Big Hearts Edinburgh Memories: An EVOC 150 Special Edition

By Alea Ibrahim, Communications Intern for EVOC 150 Heritage Programme

The rain-filled whipping waves of wind drive the EVOC 150 team into the cosy museum at Tynecastle Stadium. Joined by the Living Memory Association who digitised our boxes of photographs that accumulated over the past 150 years, we are hosting a special edition on Protesting and Campaigning at the Edinburgh Memories session.

At the heart of Big Hearts

Football Memories started off as a project for older people living with dementia to help them socialise and reminisce on football tales. This evolved into the addition of Edinburgh Memories; a format with old photos and newspaper clippings of Edinburgh. Both formats alternate weekly at what is fittingly a lovingly curated nostalgic museum-space of football memorabilia that beckons you to reminisce.

We unload our albums filled with yellowed photographs of snowmen protesting against dampness, and families with dated haircuts parking their prams carrying children and banners against nuclear power.

Within the first cup of piping hot coffee, the nook fills with life and friendly chatter at the arrival of our guest reminiscers.

 

“Stop the Tories bursting our bubble!” – Closing of the Wash Hooses

We flick through the photos and past the protests against the closure of the wash houses. “See how there are only women protesting? The men did not care. They sat in the pubs when we went to wash for the day” a lady explains.

“This was a day-long thing. You take the washing in the prams on the tram to the wash house with the other women. You meet and chat with the others, washing and laundering all day.”

Everyone agrees that the protests were a huge motion. Many did not have hot water at home and washing machines were only slowly on the rise.

The closures posed a big issue to households and with the last wash house, that sense of community amongst the women crumbled away too.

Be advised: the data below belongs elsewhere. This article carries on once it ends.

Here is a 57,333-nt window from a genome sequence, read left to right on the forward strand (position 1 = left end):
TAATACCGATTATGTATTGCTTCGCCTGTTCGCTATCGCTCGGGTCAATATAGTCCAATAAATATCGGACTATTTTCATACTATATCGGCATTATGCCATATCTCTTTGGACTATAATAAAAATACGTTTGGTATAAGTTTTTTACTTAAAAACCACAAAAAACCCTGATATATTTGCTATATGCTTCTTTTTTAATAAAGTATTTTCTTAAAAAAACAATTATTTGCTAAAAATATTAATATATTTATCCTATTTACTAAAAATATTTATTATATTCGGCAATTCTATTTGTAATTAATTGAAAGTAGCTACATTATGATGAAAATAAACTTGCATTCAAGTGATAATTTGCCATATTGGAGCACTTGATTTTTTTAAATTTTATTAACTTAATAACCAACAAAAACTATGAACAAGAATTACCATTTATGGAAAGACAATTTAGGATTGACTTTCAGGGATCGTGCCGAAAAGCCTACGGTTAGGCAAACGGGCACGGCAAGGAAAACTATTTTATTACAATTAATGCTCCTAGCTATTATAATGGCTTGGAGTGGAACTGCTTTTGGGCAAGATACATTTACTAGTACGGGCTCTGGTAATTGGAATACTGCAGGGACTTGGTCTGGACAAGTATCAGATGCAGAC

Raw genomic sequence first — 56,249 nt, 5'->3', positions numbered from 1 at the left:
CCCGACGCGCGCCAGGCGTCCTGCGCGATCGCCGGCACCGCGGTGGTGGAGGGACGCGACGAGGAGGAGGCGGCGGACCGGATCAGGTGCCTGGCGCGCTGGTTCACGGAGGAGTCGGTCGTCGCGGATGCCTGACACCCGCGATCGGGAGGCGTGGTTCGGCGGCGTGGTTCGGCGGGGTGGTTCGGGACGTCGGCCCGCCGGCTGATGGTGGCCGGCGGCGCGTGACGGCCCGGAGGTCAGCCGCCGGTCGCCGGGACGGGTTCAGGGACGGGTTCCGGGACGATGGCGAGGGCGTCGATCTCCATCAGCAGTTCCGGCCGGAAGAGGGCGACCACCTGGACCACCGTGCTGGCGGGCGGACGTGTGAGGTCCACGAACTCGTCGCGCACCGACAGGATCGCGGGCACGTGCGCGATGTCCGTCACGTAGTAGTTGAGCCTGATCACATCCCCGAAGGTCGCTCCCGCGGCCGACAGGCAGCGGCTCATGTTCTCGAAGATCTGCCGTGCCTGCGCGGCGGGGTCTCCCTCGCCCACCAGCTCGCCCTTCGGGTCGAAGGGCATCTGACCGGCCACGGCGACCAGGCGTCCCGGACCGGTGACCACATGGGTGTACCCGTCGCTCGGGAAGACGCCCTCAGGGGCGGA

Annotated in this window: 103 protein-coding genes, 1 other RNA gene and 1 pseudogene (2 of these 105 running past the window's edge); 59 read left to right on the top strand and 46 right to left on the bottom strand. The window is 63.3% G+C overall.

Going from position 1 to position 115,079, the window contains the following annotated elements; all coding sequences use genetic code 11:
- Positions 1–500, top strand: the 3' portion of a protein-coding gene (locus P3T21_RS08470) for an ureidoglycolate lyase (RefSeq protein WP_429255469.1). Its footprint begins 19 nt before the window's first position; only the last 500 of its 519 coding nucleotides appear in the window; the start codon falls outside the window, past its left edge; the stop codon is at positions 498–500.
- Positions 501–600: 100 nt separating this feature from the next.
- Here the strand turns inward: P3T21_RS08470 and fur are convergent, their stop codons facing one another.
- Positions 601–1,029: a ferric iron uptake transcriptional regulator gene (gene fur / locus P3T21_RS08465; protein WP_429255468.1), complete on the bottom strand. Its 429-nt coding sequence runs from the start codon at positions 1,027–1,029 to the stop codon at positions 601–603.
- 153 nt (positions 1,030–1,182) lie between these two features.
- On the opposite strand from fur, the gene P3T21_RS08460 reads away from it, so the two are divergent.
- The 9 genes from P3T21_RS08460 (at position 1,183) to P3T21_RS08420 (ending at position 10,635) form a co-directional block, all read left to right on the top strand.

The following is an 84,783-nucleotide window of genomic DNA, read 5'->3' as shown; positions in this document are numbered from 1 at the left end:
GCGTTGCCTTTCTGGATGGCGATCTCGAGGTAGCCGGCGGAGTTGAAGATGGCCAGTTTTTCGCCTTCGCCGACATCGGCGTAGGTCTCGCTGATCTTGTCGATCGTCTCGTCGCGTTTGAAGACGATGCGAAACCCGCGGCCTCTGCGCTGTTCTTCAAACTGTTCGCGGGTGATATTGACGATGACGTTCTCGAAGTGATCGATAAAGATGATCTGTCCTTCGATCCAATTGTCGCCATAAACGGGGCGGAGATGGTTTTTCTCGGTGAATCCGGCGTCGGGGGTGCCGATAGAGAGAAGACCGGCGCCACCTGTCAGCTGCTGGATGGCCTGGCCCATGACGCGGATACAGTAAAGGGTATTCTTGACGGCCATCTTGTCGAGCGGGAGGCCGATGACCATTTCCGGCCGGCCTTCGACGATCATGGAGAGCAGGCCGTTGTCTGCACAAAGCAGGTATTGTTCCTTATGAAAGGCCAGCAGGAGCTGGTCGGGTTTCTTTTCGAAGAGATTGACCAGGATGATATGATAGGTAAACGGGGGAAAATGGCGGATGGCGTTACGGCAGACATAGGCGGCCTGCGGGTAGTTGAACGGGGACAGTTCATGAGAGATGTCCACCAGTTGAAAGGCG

No more bevvying for Robb’s

Another strong memory is evoked by the photograph of a marching band and protesters taking over the streets around Leith to campaign against the closure of Henry Robb docks. The looming threat to the ship-builders and 600 years of a proud industry took its toll in 1983.

Instantly the group refers to the Upper Clyde Shipbuilders and the charismatic activist Jimmy Reid with his famous “Nae Bevvying” speech.

A man who had family members working in the ship industry and remembers how the closure affected the workers’ self-worth, remarks: “The plan was to leave almost finished ships sitting in the yards and close down and people would lose their jobs. The workers locked themselves in the yards led by Reid and continued working instead of striking to show the worth of their work. They were successful - at least for a short while”.

Where are your signs and banners?

The conversation moves to the present. The group laments that nobody campaigns on a local level any longer. They seek their answer in the loss of the tight-knit communities of people growing up beside each other in Edinburgh.

A retired social worker blames current social workers as they used to be the ones organising campaigns and protests. “Now, they are professional middle-class people who don’t get their hands dirty.”

Another lady references the soap-box-speakers on the Mound. Anyone with a soapbox could make themselves heard but there was not enough engagement with politics for that today.

With this food for thought, we end our nostalgic tour around Edinburgh’s campaigning past and historic protests. We leave with memories that are not our own but that fill our old boxes of photographs with life.

We bravely step outside into the storm and away from our little nostalgia factory, where we could have uncovered many more stories of protests over freshly brewed cups of coffee.

Are you involved with a group that would like to share a similar session? Get in touch to discuss how we can bring this to fruition.

The EVOC 150 project is supported by the Heritage Lottery Fund, with thanks to players of the National Lottery.

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